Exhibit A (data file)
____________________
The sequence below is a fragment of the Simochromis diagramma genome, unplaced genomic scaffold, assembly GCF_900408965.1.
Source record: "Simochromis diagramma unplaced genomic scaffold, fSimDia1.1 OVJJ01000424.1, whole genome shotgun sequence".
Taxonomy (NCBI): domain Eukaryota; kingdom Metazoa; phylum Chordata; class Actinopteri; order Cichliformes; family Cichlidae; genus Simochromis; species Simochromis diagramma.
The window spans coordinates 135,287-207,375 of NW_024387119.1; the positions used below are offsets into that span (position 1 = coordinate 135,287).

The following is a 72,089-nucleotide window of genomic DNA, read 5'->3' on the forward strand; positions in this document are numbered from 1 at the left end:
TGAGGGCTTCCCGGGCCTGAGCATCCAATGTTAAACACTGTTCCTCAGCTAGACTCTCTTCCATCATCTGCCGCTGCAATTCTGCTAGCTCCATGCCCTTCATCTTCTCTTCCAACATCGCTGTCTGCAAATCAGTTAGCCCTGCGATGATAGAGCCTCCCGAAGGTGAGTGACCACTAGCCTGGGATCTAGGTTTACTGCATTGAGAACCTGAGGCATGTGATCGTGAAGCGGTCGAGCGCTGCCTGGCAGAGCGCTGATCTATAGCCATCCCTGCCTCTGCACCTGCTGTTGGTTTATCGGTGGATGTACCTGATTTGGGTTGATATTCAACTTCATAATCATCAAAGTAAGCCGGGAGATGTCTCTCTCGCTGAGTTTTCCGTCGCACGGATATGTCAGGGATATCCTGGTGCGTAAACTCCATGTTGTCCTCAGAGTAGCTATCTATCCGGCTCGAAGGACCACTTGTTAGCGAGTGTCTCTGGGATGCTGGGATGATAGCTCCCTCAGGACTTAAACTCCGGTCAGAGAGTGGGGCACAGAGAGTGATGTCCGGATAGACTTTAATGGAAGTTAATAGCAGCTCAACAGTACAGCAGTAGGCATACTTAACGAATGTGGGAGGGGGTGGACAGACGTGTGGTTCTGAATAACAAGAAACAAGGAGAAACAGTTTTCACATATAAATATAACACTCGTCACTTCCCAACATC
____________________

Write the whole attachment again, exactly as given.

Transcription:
The sequence below is a fragment of the Simochromis diagramma genome, unplaced genomic scaffold, assembly GCF_900408965.1.
Source record: "Simochromis diagramma unplaced genomic scaffold, fSimDia1.1 OVJJ01000424.1, whole genome shotgun sequence".
Taxonomy (NCBI): domain Eukaryota; kingdom Metazoa; phylum Chordata; class Actinopteri; order Cichliformes; family Cichlidae; genus Simochromis; species Simochromis diagramma.
The window spans coordinates 135,287-207,375 of NW_024387119.1; the positions used below are offsets into that span (position 1 = coordinate 135,287).

The following is a 72,089-nucleotide window of genomic DNA, read 5'->3' on the forward strand; positions in this document are numbered from 1 at the left end:
TGAGGGCTTCCCGGGCCTGAGCATCCAATGTTAAACACTGTTCCTCAGCTAGACTCTCTTCCATCATCTGCCGCTGCAATTCTGCTAGCTCCATGCCCTTCATCTTCTCTTCCAACATCGCTGTCTGCAAATCAGTTAGCCCTGCGATGATAGAGCCTCCCGAAGGTGAGTGACCACTAGCCTGGGATCTAGGTTTACTGCATTGAGAACCTGAGGCATGTGATCGTGAAGCGGTCGAGCGCTGCCTGGCAGAGCGCTGATCTATAGCCATCCCTGCCTCTGCACCTGCTGTTGGTTTATCGGTGGATGTACCTGATTTGGGTTGATATTCAACTTCATAATCATCAAAGTAAGCCGGGAGATGTCTCTCTCGCTGAGTTTTCCGTCGCACGGATATGTCAGGGATATCCTGGTGCGTAAACTCCATGTTGTCCTCAGAGTAGCTATCTATCCGGCTCGAAGGACCACTTGTTAGCGAGTGTCTCTGGGATGCTGGGATGATAGCTCCCTCAGGACTTAAACTCCGGTCAGAGAGTGGGGCACAGAGAGTGATGTCCGGATAGACTTTAATGGAAGTTAATAGCAGCTCAACAGTACAGCAGTAGGCATACTTAACGAATGTGGGAGGGGGTGGACAGACGTGTGGTTCTGAATAACAAGAAACAAGGAGAAACAGTTTTCACATATAAATATAACACTCGTCACTTCCCAACATC